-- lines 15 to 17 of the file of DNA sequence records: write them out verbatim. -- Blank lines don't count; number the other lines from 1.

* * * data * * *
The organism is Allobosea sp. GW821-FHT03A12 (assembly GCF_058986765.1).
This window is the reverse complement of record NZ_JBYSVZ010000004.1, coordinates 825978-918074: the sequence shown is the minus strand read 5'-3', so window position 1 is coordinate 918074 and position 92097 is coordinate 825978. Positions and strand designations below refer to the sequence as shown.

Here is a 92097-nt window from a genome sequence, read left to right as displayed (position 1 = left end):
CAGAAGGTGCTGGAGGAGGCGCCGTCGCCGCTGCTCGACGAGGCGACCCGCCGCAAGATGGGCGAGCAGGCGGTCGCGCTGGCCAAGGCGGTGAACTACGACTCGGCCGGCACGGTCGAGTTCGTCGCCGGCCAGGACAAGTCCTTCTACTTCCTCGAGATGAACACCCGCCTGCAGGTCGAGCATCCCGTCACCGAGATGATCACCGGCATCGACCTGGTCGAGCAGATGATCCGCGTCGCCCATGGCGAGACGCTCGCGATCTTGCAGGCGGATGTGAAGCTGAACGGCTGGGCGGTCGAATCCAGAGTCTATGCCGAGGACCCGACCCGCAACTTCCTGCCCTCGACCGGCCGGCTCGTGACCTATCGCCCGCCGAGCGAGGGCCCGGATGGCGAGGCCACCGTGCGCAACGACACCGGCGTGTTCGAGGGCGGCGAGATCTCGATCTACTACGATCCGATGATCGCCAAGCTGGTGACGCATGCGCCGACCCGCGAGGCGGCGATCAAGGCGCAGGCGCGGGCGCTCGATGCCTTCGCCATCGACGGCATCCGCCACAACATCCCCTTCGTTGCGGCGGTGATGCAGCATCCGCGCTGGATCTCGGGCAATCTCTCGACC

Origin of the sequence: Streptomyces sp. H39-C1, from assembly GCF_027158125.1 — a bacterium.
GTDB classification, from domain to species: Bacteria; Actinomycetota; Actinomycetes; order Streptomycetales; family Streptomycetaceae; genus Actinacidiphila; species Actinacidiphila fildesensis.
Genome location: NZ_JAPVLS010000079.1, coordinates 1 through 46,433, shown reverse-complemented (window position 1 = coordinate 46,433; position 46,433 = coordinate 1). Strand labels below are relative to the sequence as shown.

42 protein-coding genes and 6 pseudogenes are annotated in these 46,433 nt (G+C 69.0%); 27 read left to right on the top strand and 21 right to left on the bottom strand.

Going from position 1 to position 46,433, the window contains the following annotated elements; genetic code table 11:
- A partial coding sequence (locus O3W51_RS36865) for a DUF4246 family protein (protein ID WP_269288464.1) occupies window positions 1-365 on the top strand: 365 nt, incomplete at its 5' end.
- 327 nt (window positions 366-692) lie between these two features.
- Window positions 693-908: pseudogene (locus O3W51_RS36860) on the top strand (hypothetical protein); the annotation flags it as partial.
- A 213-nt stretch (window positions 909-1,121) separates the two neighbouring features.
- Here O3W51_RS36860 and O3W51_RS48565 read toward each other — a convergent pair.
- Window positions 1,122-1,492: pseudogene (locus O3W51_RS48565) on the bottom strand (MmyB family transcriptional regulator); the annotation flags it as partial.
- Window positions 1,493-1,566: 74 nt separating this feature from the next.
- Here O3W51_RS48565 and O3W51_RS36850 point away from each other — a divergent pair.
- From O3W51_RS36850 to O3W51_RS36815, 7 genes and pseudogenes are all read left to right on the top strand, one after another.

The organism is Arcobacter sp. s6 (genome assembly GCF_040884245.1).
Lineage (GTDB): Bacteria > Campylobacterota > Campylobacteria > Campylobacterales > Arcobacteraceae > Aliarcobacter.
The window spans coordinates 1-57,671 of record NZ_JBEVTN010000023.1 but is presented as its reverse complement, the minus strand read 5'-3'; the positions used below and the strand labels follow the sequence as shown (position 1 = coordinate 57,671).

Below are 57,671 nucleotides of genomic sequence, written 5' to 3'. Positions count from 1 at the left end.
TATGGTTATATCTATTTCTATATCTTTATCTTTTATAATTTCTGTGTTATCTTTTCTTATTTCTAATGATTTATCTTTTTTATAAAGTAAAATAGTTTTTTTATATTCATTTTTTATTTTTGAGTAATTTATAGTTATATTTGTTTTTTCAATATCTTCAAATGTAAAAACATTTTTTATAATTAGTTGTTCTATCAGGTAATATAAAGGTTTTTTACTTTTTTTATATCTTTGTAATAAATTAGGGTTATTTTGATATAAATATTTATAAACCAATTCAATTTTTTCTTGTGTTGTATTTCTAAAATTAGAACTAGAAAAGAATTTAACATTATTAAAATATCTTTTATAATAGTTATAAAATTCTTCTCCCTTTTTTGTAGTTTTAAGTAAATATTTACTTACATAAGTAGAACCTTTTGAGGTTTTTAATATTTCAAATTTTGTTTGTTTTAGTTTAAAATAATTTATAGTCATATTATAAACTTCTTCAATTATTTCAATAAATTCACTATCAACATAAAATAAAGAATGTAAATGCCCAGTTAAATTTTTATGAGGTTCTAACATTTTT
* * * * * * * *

- Window positions 1,122-1,492: pseudogene (locus O3W51_RS48565) on the bottom strand (MmyB family transcriptional regulator); the annotation flags it as partial.
- Window positions 1,493-1,566: 74 nt separating this feature from the next.
- Here O3W51_RS48565 and O3W51_RS36850 point away from each other — a divergent pair.